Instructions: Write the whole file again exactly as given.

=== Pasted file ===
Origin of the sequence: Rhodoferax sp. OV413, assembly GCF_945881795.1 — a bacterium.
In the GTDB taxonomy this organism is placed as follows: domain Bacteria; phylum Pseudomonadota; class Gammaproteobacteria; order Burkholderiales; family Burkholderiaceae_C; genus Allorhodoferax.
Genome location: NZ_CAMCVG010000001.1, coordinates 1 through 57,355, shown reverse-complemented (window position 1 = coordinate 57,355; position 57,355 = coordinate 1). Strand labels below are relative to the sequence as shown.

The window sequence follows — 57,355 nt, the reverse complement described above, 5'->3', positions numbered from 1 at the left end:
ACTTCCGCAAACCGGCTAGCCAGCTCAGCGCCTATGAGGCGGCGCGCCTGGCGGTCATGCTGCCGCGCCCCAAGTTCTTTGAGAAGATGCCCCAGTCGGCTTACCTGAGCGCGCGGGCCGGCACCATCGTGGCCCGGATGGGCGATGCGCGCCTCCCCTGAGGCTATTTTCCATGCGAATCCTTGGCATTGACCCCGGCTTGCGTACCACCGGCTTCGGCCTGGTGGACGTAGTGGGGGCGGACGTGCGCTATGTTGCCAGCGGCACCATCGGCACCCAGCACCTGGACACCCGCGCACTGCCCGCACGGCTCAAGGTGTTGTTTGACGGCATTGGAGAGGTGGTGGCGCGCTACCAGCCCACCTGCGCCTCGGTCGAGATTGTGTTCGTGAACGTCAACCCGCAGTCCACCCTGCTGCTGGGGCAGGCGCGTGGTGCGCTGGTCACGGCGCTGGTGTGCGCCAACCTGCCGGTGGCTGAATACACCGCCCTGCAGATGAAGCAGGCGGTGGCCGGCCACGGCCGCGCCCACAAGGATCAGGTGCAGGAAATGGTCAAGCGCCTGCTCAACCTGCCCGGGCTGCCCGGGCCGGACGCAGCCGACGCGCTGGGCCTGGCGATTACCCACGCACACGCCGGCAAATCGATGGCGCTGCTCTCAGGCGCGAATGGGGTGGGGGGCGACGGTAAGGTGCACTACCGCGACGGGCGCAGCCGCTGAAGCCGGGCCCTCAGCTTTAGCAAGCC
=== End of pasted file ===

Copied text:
Origin of the sequence: Rhodoferax sp. OV413, assembly GCF_945881795.1 — a bacterium.
In the GTDB taxonomy this organism is placed as follows: domain Bacteria; phylum Pseudomonadota; class Gammaproteobacteria; order Burkholderiales; family Burkholderiaceae_C; genus Allorhodoferax.
Genome location: NZ_CAMCVG010000001.1, coordinates 1 through 57,355, shown reverse-complemented (window position 1 = coordinate 57,355; position 57,355 = coordinate 1). Strand labels below are relative to the sequence as shown.

The window sequence follows — 57,355 nt, the reverse complement described above, 5'->3', positions numbered from 1 at the left end:
ACTTCCGCAAACCGGCTAGCCAGCTCAGCGCCTATGAGGCGGCGCGCCTGGCGGTCATGCTGCCGCGCCCCAAGTTCTTTGAGAAGATGCCCCAGTCGGCTTACCTGAGCGCGCGGGCCGGCACCATCGTGGCCCGGATGGGCGATGCGCGCCTCCCCTGAGGCTATTTTCCATGCGAATCCTTGGCATTGACCCCGGCTTGCGTACCACCGGCTTCGGCCTGGTGGACGTAGTGGGGGCGGACGTGCGCTATGTTGCCAGCGGCACCATCGGCACCCAGCACCTGGACACCCGCGCACTGCCCGCACGGCTCAAGGTGTTGTTTGACGGCATTGGAGAGGTGGTGGCGCGCTACCAGCCCACCTGCGCCTCGGTCGAGATTGTGTTCGTGAACGTCAACCCGCAGTCCACCCTGCTGCTGGGGCAGGCGCGTGGTGCGCTGGTCACGGCGCTGGTGTGCGCCAACCTGCCGGTGGCTGAATACACCGCCCTGCAGATGAAGCAGGCGGTGGCCGGCCACGGCCGCGCCCACAAGGATCAGGTGCAGGAAATGGTCAAGCGCCTGCTCAACCTGCCCGGGCTGCCCGGGCCGGACGCAGCCGACGCGCTGGGCCTGGCGATTACCCACGCACACGCCGGCAAATCGATGGCGCTGCTCTCAGGCGCGAATGGGGTGGGGGGCGACGGTAAGGTGCACTACCGCGACGGGCGCAGCCGCTGAAGCCGGGCCCTCAGCTTTAGCAAGCC